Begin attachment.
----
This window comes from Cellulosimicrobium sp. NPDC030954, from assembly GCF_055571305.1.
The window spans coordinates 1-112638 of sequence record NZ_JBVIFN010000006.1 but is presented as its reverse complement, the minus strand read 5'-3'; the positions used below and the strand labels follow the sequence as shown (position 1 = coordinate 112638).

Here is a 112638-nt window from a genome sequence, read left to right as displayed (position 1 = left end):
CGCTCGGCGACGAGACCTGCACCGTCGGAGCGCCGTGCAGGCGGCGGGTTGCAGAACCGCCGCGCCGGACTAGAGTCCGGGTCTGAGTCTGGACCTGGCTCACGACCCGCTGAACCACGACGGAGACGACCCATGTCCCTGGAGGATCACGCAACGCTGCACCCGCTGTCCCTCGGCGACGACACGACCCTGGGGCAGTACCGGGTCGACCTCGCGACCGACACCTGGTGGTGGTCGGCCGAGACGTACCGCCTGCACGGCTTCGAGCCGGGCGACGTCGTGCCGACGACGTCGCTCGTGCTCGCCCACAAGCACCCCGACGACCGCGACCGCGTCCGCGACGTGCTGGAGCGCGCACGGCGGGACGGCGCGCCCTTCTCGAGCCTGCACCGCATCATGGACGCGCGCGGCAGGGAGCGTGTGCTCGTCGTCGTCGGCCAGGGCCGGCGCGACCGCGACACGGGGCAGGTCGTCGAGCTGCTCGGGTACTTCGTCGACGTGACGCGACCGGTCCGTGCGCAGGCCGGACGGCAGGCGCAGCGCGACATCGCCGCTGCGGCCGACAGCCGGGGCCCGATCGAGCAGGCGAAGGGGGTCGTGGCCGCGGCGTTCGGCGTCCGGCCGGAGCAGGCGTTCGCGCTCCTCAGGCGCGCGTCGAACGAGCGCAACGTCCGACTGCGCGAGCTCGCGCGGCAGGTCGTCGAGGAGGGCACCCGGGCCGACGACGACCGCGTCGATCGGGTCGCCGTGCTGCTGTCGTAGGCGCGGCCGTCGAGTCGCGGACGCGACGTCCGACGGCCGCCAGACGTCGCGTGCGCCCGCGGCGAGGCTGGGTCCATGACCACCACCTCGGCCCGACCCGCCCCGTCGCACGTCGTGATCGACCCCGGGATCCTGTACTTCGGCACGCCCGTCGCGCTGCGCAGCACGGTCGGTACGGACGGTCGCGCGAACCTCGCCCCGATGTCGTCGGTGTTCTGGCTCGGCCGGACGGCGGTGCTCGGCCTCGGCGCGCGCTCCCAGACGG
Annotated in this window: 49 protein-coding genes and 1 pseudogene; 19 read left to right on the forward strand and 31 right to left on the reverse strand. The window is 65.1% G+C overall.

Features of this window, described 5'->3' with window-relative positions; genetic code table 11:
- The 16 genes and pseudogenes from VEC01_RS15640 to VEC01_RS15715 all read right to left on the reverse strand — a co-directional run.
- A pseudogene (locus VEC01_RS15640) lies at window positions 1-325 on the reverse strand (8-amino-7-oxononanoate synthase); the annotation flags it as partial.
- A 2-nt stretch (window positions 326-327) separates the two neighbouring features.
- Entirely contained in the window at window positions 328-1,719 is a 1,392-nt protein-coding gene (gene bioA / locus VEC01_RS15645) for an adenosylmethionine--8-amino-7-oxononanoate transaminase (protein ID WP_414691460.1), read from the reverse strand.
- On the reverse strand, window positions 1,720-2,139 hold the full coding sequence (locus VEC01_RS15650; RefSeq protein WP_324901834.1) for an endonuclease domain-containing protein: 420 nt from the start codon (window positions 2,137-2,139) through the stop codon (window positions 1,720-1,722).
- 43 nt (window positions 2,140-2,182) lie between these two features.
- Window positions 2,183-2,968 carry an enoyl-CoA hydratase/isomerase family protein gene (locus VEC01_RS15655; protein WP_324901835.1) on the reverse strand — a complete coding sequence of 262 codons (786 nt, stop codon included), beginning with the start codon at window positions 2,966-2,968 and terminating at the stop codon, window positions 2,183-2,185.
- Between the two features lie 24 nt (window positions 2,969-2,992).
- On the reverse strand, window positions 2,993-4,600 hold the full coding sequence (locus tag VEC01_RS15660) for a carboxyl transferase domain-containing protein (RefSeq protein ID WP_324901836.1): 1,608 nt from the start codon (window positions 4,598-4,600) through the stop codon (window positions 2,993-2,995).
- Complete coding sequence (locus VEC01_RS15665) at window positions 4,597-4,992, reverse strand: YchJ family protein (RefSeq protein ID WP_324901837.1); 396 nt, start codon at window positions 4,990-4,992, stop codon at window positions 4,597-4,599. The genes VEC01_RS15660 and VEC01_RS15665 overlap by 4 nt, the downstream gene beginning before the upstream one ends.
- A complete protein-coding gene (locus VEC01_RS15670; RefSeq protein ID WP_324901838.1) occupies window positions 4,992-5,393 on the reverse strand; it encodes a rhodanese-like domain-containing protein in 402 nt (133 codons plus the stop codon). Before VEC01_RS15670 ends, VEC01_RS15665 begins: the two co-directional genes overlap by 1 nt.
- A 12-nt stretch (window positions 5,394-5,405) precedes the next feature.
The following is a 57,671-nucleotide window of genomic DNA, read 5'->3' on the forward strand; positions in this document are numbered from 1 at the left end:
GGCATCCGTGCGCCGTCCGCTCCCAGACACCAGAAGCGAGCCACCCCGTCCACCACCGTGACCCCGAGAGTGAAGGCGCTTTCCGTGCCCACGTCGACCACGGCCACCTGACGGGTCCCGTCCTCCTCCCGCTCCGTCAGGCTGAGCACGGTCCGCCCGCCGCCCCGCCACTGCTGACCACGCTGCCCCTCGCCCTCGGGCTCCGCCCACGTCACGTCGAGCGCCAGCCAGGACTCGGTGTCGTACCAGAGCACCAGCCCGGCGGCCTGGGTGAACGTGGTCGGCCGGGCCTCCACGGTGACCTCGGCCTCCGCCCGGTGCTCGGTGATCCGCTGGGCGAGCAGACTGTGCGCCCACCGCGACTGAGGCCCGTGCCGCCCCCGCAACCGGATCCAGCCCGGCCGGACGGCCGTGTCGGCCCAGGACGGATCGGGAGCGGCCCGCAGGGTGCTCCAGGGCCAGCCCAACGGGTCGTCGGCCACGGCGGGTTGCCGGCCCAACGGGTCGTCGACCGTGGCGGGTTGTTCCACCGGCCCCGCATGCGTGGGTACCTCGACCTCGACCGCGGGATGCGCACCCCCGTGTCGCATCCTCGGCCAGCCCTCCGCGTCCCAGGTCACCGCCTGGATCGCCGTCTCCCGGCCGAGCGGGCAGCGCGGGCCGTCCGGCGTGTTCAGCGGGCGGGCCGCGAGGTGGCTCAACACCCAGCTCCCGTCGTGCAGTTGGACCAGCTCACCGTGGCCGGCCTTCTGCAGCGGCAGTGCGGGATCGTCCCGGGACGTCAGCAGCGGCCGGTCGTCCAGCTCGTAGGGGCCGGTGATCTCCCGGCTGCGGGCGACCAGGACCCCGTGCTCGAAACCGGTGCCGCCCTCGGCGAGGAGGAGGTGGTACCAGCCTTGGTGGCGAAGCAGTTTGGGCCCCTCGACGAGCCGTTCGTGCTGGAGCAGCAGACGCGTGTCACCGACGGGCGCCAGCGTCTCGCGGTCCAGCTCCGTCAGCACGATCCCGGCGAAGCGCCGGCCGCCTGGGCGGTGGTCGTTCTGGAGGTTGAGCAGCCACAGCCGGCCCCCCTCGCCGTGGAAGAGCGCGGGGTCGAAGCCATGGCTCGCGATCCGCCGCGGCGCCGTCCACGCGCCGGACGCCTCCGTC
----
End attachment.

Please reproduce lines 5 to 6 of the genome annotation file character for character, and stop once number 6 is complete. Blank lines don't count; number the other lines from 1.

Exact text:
Annotated in this window: 49 protein-coding genes and 1 pseudogene; 19 read left to right on the forward strand and 31 right to left on the reverse strand. The window is 65.1% G+C overall.

Features of this window, described 5'->3' with window-relative positions; genetic code table 11: